Yesterday was the sentencing for the person who killed our friend and fellow cyclist, Stan Miller. Prior to the sentencing, individuals were invited to submit Community Impact Statements that would then be read and considered by the judge in Stan’s case. The purpose of these statements is to show the implications of a person’s death on the community.
Prior to Stan’s death, I was unfamiliar with community impact statements. I had never felt cause to write one, and doing so was more difficult than I anticipated. Revisiting Stan’s death, in addition to thinking about how it has affected me and our community, was painful. I also wondered about the importance of writing my statement. Does anyone read these? What does my statement matter?
I now believe someone does read them and they make a difference. One of the local Maryland papers, The Gazette, noted that over 50 victim impact statements were written on behalf of Stan Miller, and that six of them were read at the sentencing. I don’t know if they combined the community and victim impact statements together and called them all “victim impact statements,” or if the community impact statements were an additional number of letters. Either way, it shows me that what people wrote about Stan mattered to the case.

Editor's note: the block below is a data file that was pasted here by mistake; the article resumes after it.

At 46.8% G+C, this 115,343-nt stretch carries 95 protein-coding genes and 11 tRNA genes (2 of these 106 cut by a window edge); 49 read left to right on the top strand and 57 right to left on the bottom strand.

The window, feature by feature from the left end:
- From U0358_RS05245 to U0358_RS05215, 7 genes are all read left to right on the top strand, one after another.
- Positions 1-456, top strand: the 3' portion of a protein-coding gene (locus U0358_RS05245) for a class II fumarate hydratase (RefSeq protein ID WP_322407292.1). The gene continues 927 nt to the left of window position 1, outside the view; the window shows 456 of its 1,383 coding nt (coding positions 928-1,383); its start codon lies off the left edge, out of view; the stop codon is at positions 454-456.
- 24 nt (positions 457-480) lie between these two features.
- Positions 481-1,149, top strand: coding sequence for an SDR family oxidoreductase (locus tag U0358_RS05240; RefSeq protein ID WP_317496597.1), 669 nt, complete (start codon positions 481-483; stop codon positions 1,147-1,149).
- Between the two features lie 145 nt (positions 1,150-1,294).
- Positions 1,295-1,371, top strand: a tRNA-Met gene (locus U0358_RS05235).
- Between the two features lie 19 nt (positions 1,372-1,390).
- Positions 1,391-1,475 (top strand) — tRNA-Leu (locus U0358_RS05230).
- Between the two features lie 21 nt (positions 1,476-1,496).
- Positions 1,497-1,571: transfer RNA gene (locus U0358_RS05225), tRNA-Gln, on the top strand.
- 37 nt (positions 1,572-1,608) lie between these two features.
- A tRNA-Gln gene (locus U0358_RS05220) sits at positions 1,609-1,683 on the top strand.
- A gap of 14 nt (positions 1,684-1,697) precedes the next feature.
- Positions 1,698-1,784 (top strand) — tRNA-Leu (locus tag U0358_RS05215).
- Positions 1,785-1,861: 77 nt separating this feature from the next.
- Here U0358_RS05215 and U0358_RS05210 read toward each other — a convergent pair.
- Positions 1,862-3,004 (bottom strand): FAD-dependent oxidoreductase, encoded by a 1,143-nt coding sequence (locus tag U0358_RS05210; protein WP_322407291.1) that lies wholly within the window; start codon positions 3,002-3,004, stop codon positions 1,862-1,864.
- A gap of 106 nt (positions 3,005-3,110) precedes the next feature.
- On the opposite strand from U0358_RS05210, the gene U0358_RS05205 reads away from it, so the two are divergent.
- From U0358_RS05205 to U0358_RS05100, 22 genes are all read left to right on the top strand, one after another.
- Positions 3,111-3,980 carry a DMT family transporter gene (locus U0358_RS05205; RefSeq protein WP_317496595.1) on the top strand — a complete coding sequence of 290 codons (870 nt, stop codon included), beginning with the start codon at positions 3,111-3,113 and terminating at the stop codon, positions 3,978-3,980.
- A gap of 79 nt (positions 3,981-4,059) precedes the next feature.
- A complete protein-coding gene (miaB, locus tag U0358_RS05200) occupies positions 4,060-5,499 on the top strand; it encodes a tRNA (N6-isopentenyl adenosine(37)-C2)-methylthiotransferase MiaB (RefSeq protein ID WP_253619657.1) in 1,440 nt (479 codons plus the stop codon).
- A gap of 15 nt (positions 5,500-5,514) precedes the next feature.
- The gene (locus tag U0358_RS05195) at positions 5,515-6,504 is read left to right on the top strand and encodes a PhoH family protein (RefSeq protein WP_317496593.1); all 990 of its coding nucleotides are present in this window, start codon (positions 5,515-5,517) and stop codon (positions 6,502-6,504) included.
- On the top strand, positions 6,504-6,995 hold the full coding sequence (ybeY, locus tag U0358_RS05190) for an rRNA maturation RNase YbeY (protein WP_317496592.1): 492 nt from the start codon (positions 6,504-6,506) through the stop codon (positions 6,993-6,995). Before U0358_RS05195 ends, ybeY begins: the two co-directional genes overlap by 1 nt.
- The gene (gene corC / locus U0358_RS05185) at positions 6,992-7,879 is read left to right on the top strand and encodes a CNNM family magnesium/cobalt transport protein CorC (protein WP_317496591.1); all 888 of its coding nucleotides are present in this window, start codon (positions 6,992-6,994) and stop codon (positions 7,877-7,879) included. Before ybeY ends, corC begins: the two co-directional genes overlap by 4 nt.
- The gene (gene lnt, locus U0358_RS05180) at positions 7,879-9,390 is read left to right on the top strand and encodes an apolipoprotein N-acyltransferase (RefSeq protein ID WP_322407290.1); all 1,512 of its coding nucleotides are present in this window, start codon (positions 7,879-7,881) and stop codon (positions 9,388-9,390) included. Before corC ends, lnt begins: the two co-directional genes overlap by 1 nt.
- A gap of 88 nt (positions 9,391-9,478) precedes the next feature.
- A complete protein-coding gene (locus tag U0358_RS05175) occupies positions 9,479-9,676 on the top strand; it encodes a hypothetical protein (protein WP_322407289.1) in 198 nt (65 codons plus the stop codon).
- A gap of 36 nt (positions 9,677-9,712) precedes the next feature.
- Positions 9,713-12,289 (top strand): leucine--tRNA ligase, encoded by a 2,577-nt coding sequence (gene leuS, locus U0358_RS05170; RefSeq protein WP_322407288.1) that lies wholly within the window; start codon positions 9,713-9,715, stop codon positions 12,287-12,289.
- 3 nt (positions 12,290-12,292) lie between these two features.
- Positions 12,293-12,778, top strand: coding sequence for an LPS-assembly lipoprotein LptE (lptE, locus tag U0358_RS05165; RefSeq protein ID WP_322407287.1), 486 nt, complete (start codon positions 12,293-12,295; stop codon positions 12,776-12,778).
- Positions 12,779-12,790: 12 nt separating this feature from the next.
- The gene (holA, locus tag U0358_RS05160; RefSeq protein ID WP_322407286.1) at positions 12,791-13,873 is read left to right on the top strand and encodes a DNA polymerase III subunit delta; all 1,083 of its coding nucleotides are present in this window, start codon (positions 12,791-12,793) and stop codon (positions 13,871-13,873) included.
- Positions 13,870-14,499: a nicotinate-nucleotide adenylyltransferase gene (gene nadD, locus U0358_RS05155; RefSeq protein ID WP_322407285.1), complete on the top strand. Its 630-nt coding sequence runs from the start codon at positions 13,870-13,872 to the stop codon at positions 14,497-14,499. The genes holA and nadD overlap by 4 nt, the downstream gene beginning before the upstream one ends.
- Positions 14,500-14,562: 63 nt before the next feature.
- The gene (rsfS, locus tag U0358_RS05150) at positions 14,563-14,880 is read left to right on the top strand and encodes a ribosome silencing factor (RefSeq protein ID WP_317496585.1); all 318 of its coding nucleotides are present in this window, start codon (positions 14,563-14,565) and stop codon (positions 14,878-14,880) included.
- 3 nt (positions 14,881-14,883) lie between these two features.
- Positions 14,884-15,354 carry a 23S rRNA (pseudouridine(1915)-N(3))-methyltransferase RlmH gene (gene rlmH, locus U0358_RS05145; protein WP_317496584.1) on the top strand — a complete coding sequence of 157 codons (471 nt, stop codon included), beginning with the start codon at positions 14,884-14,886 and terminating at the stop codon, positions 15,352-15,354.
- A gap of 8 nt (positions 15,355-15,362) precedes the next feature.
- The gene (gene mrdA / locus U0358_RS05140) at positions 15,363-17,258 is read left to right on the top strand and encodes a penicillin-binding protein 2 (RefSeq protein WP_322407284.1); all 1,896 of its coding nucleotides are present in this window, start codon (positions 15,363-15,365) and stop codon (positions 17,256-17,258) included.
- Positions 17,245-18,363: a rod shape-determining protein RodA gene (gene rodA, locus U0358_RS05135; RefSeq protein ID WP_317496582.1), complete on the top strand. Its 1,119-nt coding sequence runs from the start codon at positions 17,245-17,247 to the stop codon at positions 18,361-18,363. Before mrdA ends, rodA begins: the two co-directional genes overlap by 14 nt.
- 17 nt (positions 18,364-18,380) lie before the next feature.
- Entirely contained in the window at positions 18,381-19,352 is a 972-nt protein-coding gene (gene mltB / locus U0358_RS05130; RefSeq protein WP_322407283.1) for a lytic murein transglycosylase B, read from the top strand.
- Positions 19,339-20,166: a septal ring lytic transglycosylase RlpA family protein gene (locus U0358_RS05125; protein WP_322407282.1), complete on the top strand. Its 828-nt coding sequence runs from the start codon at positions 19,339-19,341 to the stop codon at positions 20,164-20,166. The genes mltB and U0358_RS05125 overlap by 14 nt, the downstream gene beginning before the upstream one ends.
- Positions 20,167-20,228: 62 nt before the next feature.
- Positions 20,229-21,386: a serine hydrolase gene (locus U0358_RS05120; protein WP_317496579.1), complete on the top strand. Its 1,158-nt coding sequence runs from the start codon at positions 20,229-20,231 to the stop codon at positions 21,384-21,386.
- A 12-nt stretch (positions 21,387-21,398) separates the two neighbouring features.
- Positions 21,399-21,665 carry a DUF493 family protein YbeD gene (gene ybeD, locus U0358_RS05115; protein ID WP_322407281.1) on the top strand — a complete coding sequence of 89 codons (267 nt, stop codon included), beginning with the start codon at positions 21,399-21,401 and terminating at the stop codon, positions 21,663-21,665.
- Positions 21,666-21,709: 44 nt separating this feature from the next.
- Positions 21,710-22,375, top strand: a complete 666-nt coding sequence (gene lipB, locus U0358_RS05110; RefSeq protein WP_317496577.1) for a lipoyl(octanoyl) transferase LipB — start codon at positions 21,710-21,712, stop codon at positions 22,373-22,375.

While Stan was not a close relative or friend of mine, there are people we intersect with throughout our lives that may not be our closest friends, but make our lives better in some way. Stan was one of those people in my life.
He did his own thing. Stan had an easy smile and a great enthusiasm for bike riding. He loved wearing his bib tights, carrying his own cooking gear on occasion, and showing off his hysterical helmet hair. I admired his skills as a bike mechanic and his willingness to help others. He was good riding company and fun to talk with over post-ride pizza and pop.
I’m glad I wrote my community impact statement and that others did, too. Stan was part of our community, and and he was violently taken from us before he was supposed to go.
We miss you, Stan.